- The Ministry of Defence is carrying out
germ-warfare trials using live E. coli and other bacteria, which scientists
fear are drifting into residential areas.
- The revelation, which follows an in-depth
study into bacterial releases trials in the Sixties and Seventies, has
prompted calls from MPs for an inquiry into the justification for and safety
of the tests.
- The trials involve releasing bacteria
into the air on MoD land to see if army testing equipment can trace the
- Such germs, whose behaviour mimics biological-warfare
agents such as anthrax, have been shown in a recent independent inquiry
to cause pneumonia, blood poisoning and lung infections if breathed in
by "vulnerable people". MPs and academics studying germ warfare
had believed that all such testing outside secure laboratories had been
discontinued because of their controversial nature and because Britain
has no offensive biological-warfare programme.
- The trials, which have been conducted
since the Eighties, are classified and it is not known how many bacteria
are being released, and how close the test sites are to residential areas.
- Earlier this month, MPs were outraged
by the contents of a report by Professor Brian Spratt, a leading Oxford
University scientist, into MoD germ-warfare trials in the Sixties and Seventies.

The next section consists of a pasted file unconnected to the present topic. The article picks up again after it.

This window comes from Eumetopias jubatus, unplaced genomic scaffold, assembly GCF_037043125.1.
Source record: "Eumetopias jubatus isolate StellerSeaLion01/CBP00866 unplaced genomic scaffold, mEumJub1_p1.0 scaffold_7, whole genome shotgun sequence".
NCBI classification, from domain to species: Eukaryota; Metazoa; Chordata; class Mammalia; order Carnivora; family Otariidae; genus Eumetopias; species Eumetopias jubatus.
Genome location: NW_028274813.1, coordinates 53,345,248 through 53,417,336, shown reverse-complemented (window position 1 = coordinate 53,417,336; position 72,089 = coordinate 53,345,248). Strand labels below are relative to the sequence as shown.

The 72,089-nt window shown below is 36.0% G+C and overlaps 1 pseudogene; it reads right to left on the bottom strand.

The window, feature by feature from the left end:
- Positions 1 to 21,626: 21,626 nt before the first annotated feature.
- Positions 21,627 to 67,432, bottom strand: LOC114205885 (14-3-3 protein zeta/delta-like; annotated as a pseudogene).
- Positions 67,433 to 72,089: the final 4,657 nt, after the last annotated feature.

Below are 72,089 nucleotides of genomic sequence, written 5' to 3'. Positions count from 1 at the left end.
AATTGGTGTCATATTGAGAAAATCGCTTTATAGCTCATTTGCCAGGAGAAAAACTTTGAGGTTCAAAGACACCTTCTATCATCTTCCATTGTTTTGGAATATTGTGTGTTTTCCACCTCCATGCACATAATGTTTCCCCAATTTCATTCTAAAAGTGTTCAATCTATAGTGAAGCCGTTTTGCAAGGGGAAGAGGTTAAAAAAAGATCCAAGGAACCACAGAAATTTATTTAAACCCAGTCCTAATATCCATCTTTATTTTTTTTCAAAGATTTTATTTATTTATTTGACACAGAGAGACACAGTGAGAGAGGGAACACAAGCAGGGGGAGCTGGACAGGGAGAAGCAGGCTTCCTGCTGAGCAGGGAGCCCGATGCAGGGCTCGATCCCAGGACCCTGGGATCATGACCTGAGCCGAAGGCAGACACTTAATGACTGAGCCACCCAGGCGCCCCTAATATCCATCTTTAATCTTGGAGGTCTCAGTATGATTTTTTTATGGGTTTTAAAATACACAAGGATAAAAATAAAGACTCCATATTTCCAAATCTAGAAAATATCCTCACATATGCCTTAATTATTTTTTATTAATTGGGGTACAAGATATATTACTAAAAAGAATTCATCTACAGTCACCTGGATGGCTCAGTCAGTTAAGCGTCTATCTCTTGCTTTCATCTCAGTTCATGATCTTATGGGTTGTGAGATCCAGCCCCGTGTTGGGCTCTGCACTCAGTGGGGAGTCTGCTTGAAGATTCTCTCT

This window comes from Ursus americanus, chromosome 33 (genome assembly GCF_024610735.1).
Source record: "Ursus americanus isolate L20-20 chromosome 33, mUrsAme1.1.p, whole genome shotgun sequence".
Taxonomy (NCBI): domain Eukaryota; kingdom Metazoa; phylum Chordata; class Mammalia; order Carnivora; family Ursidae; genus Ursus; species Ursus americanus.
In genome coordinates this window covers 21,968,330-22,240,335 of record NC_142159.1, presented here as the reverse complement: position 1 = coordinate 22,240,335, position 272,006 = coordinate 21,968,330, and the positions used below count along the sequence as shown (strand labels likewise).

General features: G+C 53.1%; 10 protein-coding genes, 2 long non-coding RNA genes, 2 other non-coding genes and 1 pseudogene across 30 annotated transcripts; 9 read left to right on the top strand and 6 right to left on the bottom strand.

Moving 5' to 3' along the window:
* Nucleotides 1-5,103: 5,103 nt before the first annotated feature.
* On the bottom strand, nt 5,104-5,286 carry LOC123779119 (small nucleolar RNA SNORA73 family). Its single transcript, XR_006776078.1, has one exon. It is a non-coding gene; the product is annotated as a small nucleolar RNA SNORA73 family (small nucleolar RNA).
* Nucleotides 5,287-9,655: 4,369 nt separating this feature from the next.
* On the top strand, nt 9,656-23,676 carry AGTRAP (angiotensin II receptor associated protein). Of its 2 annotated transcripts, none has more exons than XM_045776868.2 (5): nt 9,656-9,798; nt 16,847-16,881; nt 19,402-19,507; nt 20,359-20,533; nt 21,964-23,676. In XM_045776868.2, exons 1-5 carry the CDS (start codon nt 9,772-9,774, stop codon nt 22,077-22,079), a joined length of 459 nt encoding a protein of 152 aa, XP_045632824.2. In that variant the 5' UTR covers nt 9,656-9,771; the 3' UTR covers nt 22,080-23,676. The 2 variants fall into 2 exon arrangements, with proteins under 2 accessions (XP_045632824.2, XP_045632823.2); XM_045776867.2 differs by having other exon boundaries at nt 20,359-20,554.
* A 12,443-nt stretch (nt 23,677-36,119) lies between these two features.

His report detailed how bacteria were dropped from aeroplanes over populated
areas and from canisters on the London Underground. The revelation of the
existence of new trials has prompted calls for an MoD investigation into
- "These tests going on now are dubious
at best. They clearly have implications for the environment and human health,"
said Norman Baker, the Liberal Democrat environment spokesman. "The
MoD needs to come clean with a justification for these tests and it needs
to be pretty good."
- The tests are believed to involve Bacillus
globigii, which reportedly can cause disease in humans, and a strain of
- For people with breathing problems or
poor immune systems this E. coli strain can used septicaemia, fever, pneumonia
and chest infections.
- "I think these tests are going on
all the time. The whole point of these experiments are for devising new
methods of detection," said Professor Spratt, of the Wellcome Trust
Centre for the Epidemiology of Infectious Disease, Oxford.
- The MoD has thousands of acres of land
throughout Britain. But most of the testing is thought to take place at
Porton Down, the secret MoD research centre outside Salisbury.